I've been reading a few of the responses to the Big Society vision outlined by the new government. For example, you can get Stephen Bubb's take at ACEVO (pdf), and Martin Brookes et al's perspective at New Philanthropy Capital. Both worth reading if you get the time, raising some interesting challenges.
But a response that resonated with me from our work here at SSE was one that came through to me on my TheyWorkForYou alert (timely, seeing as we are now in a new era of open data): Lord Mawson, who founded (with others) CAN and the Bromley-By-Bow Centre, put forward his thoughts in the House of Lords in the Queen's Speech debate. You can read the whole thing here, but I've selected a few sections that stood out to me from the social entrepreneur / practitioner's perspective. Seeing how this was picked up and covered once I'd tweeted it round, it seems that others also found it relevant. Key points? Back people, not structures; encourage "learning-by-doing" environments; cross-sector partnerships; don't reinvent, but build on the work of those who have innovated.
"We all know that it is crucial for a new Government to lay solid
foundation stones on which real change and development can grow. Real
change is elusive and may not come to fruition until a Government have
left office. Effective innovation can take a generation and requires
committed individuals to champion it. It is rarely captured in a policy
document, written by what my colleagues affectionately refer to as "the
bright, young things". Real change has to be grown and deeply rooted in
communities, otherwise, as I suspect that new Labour is discovering, it
will be blown away like the sand when the first gust of wind comes
"…What are the lessons? How do you create a big society and lift the game
in education, health and welfare? First, I would suggest that this
Government support organisations that already have a successful record
of reforming public services. Do not reinvent the wheel, but build on
what works. They should back success and learn from their many years of
detailed practical work. Do not, as new Labour so often did, take their
best ideas, pass them to the Civil Service machine and exclude these
experienced innovators. Let them take the wheel. Support them and enable
their efficiency. Do not think that it is now the Government's job to
take control. It is not. They should take the long-term view.
"I would ask the Minister how he will practically encourage new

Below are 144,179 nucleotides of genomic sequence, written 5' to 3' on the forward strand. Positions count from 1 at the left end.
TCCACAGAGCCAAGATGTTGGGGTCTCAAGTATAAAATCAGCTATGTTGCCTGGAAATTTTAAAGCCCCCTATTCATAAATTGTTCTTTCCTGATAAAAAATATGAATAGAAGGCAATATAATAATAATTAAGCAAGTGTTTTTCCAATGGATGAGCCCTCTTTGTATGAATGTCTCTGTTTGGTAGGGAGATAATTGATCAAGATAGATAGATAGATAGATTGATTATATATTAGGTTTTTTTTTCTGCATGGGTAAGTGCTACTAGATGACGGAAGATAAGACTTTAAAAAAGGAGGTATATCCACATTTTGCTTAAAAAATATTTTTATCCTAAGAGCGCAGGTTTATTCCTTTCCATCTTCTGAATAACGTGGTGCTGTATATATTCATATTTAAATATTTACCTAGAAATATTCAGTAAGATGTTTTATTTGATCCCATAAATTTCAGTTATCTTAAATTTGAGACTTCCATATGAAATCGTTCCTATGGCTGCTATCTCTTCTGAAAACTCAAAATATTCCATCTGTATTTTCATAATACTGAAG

environments where people 'learn by doing'. Will he get his hands dirty
by planting the seeds of enterprise in the fertile soil outside the
comfortable but dry world of theory? If this new generation of
politicians is to gain any understanding of how the real world works in
practice, and not hide in the bubble of Westminster, I would humbly
suggest that each Member of Parliament should become involved in one
project in their constituency to play their part in building the "big
society". Do not pontificate about it: do it. Legislators might then
begin to understand the relationship between legislation and practice
because attempting to deliver a new school, health centre or service is a
practical nightmare nowadays, given the number of contradictory hoops
laden with half-baked ideology that practitioners like me have to jump
through. The confusion that exists between delivery and democracy is a
minefield. The micro is the clue to the macro. Learn from it and gain
the public's respect in the process.
"the idea that devolving power to local authorities will deliver a
plurality of outcomes is not always correct either. Local authorities
are not neutral when commissioning services. They often have an aversion
to selecting innovative approaches because they do not understand them.
Many of their staff have only ever worked in the public sector. They do
what they have always done, but change the wording on the forms to
please the Government of the day. Look carefully and you will still see
the same bodies under new clothes. Local authorities are often the least
likely to choose an innovative approach to service delivery…
"Partnership is a great thing and the present financial crisis is the
time to embrace innovation. Never miss the opportunity presented by a
good crisis. If you are to deliver, I would humbly suggest that you do
not rely on structures or theories, but on people. Back the best people,
be they in the business, public or social enterprise sectors, and,
funnily enough, you will be fair to everyone."
On reading it all again, I'm also struck by his focus on relationships, and trusted relationships as the foundation of useful, productive partnerships. This was also something that came up continually at the Chain Reaction Stronger Communities event last week, and seems central to painting the right pictures on the canvas of Big Society.